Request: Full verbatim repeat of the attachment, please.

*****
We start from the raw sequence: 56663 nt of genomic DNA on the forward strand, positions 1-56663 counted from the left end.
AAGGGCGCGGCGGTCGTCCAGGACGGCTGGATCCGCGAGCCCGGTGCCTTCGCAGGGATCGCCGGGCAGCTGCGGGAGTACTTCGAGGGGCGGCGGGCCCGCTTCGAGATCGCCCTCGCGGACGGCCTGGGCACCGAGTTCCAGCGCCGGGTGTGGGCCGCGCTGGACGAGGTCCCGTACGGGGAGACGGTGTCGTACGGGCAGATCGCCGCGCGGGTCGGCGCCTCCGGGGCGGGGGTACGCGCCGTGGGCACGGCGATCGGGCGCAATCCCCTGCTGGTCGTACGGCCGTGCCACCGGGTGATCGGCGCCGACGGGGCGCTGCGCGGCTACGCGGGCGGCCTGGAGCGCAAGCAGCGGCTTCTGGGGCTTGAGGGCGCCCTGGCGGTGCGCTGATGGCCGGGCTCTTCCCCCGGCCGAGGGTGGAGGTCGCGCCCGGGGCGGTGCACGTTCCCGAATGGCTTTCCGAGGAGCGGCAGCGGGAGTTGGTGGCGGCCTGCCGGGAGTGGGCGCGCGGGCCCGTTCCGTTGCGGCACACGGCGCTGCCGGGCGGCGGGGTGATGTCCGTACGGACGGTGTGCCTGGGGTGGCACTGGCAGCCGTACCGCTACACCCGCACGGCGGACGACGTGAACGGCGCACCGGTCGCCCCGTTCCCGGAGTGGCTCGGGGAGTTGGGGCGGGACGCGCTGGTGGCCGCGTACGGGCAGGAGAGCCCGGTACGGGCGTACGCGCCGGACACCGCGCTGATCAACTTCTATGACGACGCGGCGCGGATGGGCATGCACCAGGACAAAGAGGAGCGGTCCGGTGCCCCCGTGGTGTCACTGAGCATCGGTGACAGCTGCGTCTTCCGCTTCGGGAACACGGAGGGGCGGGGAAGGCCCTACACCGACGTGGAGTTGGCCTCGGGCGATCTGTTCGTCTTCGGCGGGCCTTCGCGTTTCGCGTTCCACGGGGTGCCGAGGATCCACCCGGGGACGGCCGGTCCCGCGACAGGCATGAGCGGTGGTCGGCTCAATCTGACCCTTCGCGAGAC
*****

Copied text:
We start from the raw sequence: 56663 nt of genomic DNA on the forward strand, positions 1-56663 counted from the left end.
AAGGGCGCGGCGGTCGTCCAGGACGGCTGGATCCGCGAGCCCGGTGCCTTCGCAGGGATCGCCGGGCAGCTGCGGGAGTACTTCGAGGGGCGGCGGGCCCGCTTCGAGATCGCCCTCGCGGACGGCCTGGGCACCGAGTTCCAGCGCCGGGTGTGGGCCGCGCTGGACGAGGTCCCGTACGGGGAGACGGTGTCGTACGGGCAGATCGCCGCGCGGGTCGGCGCCTCCGGGGCGGGGGTACGCGCCGTGGGCACGGCGATCGGGCGCAATCCCCTGCTGGTCGTACGGCCGTGCCACCGGGTGATCGGCGCCGACGGGGCGCTGCGCGGCTACGCGGGCGGCCTGGAGCGCAAGCAGCGGCTTCTGGGGCTTGAGGGCGCCCTGGCGGTGCGCTGATGGCCGGGCTCTTCCCCCGGCCGAGGGTGGAGGTCGCGCCCGGGGCGGTGCACGTTCCCGAATGGCTTTCCGAGGAGCGGCAGCGGGAGTTGGTGGCGGCCTGCCGGGAGTGGGCGCGCGGGCCCGTTCCGTTGCGGCACACGGCGCTGCCGGGCGGCGGGGTGATGTCCGTACGGACGGTGTGCCTGGGGTGGCACTGGCAGCCGTACCGCTACACCCGCACGGCGGACGACGTGAACGGCGCACCGGTCGCCCCGTTCCCGGAGTGGCTCGGGGAGTTGGGGCGGGACGCGCTGGTGGCCGCGTACGGGCAGGAGAGCCCGGTACGGGCGTACGCGCCGGACACCGCGCTGATCAACTTCTATGACGACGCGGCGCGGATGGGCATGCACCAGGACAAAGAGGAGCGGTCCGGTGCCCCCGTGGTGTCACTGAGCATCGGTGACAGCTGCGTCTTCCGCTTCGGGAACACGGAGGGGCGGGGAAGGCCCTACACCGACGTGGAGTTGGCCTCGGGCGATCTGTTCGTCTTCGGCGGGCCTTCGCGTTTCGCGTTCCACGGGGTGCCGAGGATCCACCCGGGGACGGCCGGTCCCGCGACAGGCATGAGCGGTGGTCGGCTCAATCTGACCCTTCGCGAGAC